Where will the jobs be as the economy gets back on track? The Wall Street Journal recently explained the idea of a jobless recovery, which is something we have been hearing about in the news. Their explanation is pretty much that unemployment may continue in the lowest-skilled groups because (I presume) technology is creating productivity improvements that make the lowest-skilled workers less necessary.



Where will the jobs be as the economy gets back on track? The Wall Street Journal recently explained the idea of a jobless recovery, which is something we have been hearing about in the news. Their explanation is pretty much that unemployment may continue in the lowest-skilled groups because (I presume) technology is creating productivity improvements that make the lowest-skilled workers less necessary.

Another recent report on a survey of 920 manufacturing and wholesale distribution executives indicates that in spite of the workforce reductions, these respondents struggle to find workers with the skills required by today’s advanced manufacturing environment. About 30% of the respondents report the need for engineers, manufacturing technicians and supervisors. One of the report’s conclusions is that “the demand for skilled workers in the face of current levels of unemployment underscores the lack of technological skills in the current workforce.”

Joe Lamacchia, author of a brand new book called Blue Collar & Proud of It, discusses the reasons behind this skill vacuum and points readers to careers where jobs will continue to be plentiful. As the title would indicate, Lamacchia believes that too many people are encouraged to pursue college even if it may not be the best career path for them. Over the past decades, this has created a need for skilled jobs that may not require a college degree. Don’t be deceived – many blue-collar (BC) jobs involve highly technical machinery and computers, not just manual labor.

The author discusses the president’s plan to create 2.5 million new jobs by 2011 for infrastructure projects. As my editorial last November indicated, there certainly is a need for infrastructure improvements nationwide. Assuming they materialize, many of these jobs will be BC.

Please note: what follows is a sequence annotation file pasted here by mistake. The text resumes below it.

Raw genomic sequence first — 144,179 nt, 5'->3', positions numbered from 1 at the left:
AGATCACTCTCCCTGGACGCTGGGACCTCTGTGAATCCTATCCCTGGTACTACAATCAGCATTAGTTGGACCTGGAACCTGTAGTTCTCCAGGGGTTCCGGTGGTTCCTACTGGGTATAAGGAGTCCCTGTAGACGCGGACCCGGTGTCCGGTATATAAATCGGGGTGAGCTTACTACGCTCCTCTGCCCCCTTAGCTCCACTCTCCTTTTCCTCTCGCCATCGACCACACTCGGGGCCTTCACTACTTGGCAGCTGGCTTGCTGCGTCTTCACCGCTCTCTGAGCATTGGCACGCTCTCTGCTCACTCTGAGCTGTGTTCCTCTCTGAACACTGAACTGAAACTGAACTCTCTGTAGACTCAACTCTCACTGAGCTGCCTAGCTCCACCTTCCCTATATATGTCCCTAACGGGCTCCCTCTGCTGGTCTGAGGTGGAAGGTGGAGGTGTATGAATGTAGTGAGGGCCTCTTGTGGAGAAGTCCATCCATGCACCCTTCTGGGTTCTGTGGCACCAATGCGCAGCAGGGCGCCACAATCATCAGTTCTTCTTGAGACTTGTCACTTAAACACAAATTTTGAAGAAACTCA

The Bureau of Labor Statistics estimated that between 2004 and 2014 more than twice as many BC job openings will exist than those requiring a college degree. Canada estimates that by 2020 the country will face a shortage of one million skilled workers. While these projections may have been affected by the current recession, the percentage is still likely to be accurate.

In our industry, the American Welding Society says that the U.S. faces a potential shortage of 200,000 skilled welders by 2010. They say that half of the nation’s welders may retire in the next few years. The “baby-boomer effect” is taking its toll on welding and many other BC professions. Overall, as much as 35% of the workforce could be retiring in the next five years. It is also predicted there could be a shortage of 110,000 truck drivers by 2014.

Lamacchia also mentions that the growth of environmental jobs will provide BC opportunities. Current plans for new nuclear plants could create 25,000 jobs in the next five years. Let’s remember that many of these jobs are not only highly skilled but highly paid. The median salary for an electrical technician at a nuclear plant is $67,500, and the salary for a reactor operator is $77,800.

The projection for jobs in the alternative-energy field is from 3-10 million in the next 10 years. Needless to say, many of these will be BC jobs. I wouldn’t want to invest my career on this number of jobs materializing, but from hybrid-car technicians to solar-panel installers, the potential for BC job growth certainly exists. The Apollo Alliance identified 10 possibilities where jobs will be needed. A few of these are the modernization of our county’s electrical infrastructure, renewable-energy development and factory efficiency modernization.

As you consider a BC career for yourself, family member or friend, Blue Collar & Proud of It could be a good resource. The book gives details on a number of different trades. In the section on welders, for instance, Lamacchia discusses the need for skilled people. He gives a practical example of a successful welder, describes the work and work setting, and discusses the training and certification requirements to do the job. He also reminds the reader that BC jobs are not the exclusive domain of men. In talking about welding, he mentions the number of women entering the field. I can attest that one of three welders we employed at my last manufacturing company was a woman.

Unlike the U.S. and Canada, Europe does not have the mind-set that to have a fulfilling career you need to attend college. In fact, a 2004 study showed that BC workers in the U.K. were the happiest of all employees. No doubt working with your hands to complete a tangible project can be very satisfying.

Hopefully, we in North America can develop the same mind-set for the good of our industry and our economy – blue collar proud. IH